Bill Moore: Didn't John Fogerty do the MIA/DET game? He's not doing both is he? Frankly, he was pretty damn bad. He's lost a step, if he ever actually had a step.

Jason Beattie: Yeah, it was a publicity stunt I guess. Fogerty performed in Detroit then made the long arduous trek to Kansas City via private jet. It's like that time Phil Collins flew from London to New York to perform twice at Live Aid, only you know, lame.*

He performed a painful medley of one-minute snippets of CCR hits. 30-year-old songs are just what this halftime show needed! (Thanks Janet Jackson, for making it so any live football halftime performance may only feature artists who you'd never ever want to see topless.)

*This statement was in no way saying Phil Collins was ever cool. Just his intercontinental stunt.

Aaron Schatz: Can the Broncos name Lenny Walls as team MVP when he's not on their team anymore?

Mike Tanier: You all know that Fogerty needs the money, right? He lost the rights to all of his old CCR songs. He's a little long in the tooth, but I won't diss him. He sounded OK.

Mike Bell has looked bad, dropping passes, hitting his own blockers and bouncing backwards. I guess we have finally hit diminishing returns when it comes to plugging in any old person to play running back.

Bill Barnwell: Okay, I can't be the only person who read those two points from Mike and immediately thought the Broncos should put John Fogerty in at running back.

Mike Tanier: Remember the story of when Ralph Kiner was losing it while covering the Mets and they played "Centerfield" at Shea Stadium? The words: "John Fogerty, Centerfield" appear on the JumboTron or whatever, so Kiner announces that "John Fogerty is now in center field for the Mets." The other guy corrects him, so Kiner says "Sorry, that's Len Dykstra in center field. Fogerty moves over to right."

Houston Texans 11 at New York Jets 26

Bill Barnwell: This is like the CBS R-Team. I am pretty sure the next broadcast team they'd send out would be Jeff Probst and the clock from "60 Minutes."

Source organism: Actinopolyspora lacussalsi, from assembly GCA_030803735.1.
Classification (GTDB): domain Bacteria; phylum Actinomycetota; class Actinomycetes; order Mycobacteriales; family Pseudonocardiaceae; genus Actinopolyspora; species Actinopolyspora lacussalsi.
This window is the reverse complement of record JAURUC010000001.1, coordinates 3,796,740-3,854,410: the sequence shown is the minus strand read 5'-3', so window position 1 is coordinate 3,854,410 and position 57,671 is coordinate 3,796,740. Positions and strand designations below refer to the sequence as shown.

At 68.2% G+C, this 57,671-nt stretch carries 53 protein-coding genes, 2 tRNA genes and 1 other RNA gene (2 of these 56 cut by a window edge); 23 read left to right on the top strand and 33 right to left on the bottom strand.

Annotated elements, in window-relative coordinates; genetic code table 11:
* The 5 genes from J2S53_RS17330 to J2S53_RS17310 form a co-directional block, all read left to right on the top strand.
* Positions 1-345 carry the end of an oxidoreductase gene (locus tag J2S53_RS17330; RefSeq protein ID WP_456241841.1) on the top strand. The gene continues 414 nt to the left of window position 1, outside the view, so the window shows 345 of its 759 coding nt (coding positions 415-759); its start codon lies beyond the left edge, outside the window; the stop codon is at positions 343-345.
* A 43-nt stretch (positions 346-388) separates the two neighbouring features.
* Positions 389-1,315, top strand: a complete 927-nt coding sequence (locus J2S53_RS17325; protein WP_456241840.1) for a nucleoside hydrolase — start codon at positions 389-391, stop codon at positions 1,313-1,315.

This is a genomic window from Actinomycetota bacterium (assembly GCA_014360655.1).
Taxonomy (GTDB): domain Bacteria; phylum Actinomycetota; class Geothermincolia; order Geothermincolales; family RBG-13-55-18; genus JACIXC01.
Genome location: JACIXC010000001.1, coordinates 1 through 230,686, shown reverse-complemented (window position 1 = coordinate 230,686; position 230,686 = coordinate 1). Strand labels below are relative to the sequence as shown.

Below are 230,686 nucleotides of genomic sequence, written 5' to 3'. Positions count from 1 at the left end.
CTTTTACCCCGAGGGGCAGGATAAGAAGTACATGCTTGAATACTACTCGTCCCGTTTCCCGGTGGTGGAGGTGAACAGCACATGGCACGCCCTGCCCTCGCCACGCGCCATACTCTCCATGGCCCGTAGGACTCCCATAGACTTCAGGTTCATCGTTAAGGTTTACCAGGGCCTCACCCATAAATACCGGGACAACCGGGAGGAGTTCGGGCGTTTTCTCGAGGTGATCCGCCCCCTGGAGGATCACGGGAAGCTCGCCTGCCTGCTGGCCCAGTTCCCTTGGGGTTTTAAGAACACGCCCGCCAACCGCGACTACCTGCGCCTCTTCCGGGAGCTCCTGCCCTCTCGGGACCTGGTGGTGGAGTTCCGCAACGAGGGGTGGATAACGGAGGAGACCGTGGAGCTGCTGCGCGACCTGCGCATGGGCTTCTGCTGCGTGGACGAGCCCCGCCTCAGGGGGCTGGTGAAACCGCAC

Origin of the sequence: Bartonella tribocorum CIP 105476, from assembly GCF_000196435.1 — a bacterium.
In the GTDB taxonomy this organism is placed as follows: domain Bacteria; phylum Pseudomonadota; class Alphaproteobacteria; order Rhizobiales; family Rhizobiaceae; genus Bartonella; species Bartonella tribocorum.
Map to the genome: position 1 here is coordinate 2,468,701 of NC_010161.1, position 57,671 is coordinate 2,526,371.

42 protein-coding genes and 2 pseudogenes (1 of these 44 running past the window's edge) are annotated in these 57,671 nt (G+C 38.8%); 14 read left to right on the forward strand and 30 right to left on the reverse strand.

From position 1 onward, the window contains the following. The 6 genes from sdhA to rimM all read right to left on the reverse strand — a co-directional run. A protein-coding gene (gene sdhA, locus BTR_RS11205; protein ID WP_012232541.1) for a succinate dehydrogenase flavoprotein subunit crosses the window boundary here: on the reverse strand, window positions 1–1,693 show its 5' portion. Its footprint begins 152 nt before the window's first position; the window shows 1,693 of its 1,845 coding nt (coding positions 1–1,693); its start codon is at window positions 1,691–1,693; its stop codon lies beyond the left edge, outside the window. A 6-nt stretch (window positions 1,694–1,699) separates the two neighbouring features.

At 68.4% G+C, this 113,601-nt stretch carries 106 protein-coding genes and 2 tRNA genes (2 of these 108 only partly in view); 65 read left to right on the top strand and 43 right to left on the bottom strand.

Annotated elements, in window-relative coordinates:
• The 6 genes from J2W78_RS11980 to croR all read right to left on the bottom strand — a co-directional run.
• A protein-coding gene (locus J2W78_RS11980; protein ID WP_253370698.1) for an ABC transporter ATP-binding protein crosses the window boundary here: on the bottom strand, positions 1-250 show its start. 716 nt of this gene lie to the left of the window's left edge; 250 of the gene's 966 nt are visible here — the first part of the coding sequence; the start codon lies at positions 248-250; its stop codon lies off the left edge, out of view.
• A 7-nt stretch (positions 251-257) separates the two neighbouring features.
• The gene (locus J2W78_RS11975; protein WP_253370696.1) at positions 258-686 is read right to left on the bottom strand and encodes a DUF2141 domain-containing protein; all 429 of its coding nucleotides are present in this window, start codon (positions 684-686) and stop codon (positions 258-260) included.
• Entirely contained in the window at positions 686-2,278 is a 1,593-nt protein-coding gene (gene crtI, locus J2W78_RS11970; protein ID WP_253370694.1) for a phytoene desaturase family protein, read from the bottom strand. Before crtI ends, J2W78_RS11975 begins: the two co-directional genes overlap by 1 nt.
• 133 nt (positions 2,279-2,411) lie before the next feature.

Laveranues Coles just beat Dunta Robinson for 38 yards; Robinson was sitting on the slant (which, in all fairness, I'd be doing against Chad Pennington and Laveranues Coles, too) and when Coles changed his route to a go, Robinson's hips didn't transfer fast enough and he had no shot.

On third-and-goal, meanwhile, Pennington hit Robinson in the hands on the goal line but Robinson dropped it. Pennington really looks like he's forcing the ball around the goal line, like he's trying to make something happen.

Faggins was just called for defensive pass interference on a 32-yard pass play where Justin McCareins caught the ball three yards out of bounds. Terrible call -- there was interference, but no way was the ball catchable. Earned the Jets three points.

The Texans defensive backs are great athletes, it looks like, but they don't look very well-coached. On a third-down play, Robinson really half-heartedly followed his (Y) receiver motioning into the slot before the snap, to the point where I was yelling out blitz. He immediately came and on pure acceleration alone, Pennington couldn't avoid him and hit him in the hands again with a throw.

David Carr does a really swell job of mixing up the snap counts and cadences.

Andre Dyson is terrified of Andre Johnson beating him deep. On third-and-5, he lines up three yards across from Johnson but doesn't get a bump; Johnson sells him on the go route for two steps and when he turns into his slant, Dyson's whole lower half locked up like it had too much to process. Johnson got 16 out of it.

The next third down the Texans had, though, Johnson was lined up against David Barrett and didn't get a chance to sell the go-route; the Jets blitzed and Carr threw to Johnson on his hot route after Johnson had taken two steps, which didn't leave Johnson any time to scare the bejeezus out of Barrett, which meant a forced incomplete pass.

Tim Gerheim: Boredom is Texans-Jets. Long drive, field goal. Long drive, punt. Rinse, repeat.

I haven't seen the Jets play in a long time, so I don't know how their run defense has been each week. I'm hoping it hasn't been as awful as it's looked, because if this is the first week it's worked, that says a lot about how awful the Texans offense is. They've had no success, but it's not for lack of trying. One drive they ran on just about every first down play.

I really like Dexter Wynn as a kick returner. He's not a tremendous speed burner although he has enough speed, but his biggest strength is that he sets up his blocks well, and he is good at breaking tackles.

Bill Barnwell: Jets put together a 92-yard drive after Tim Dwight decides fielding a punt on the five is a good idea and then running horizontally with it an even better one.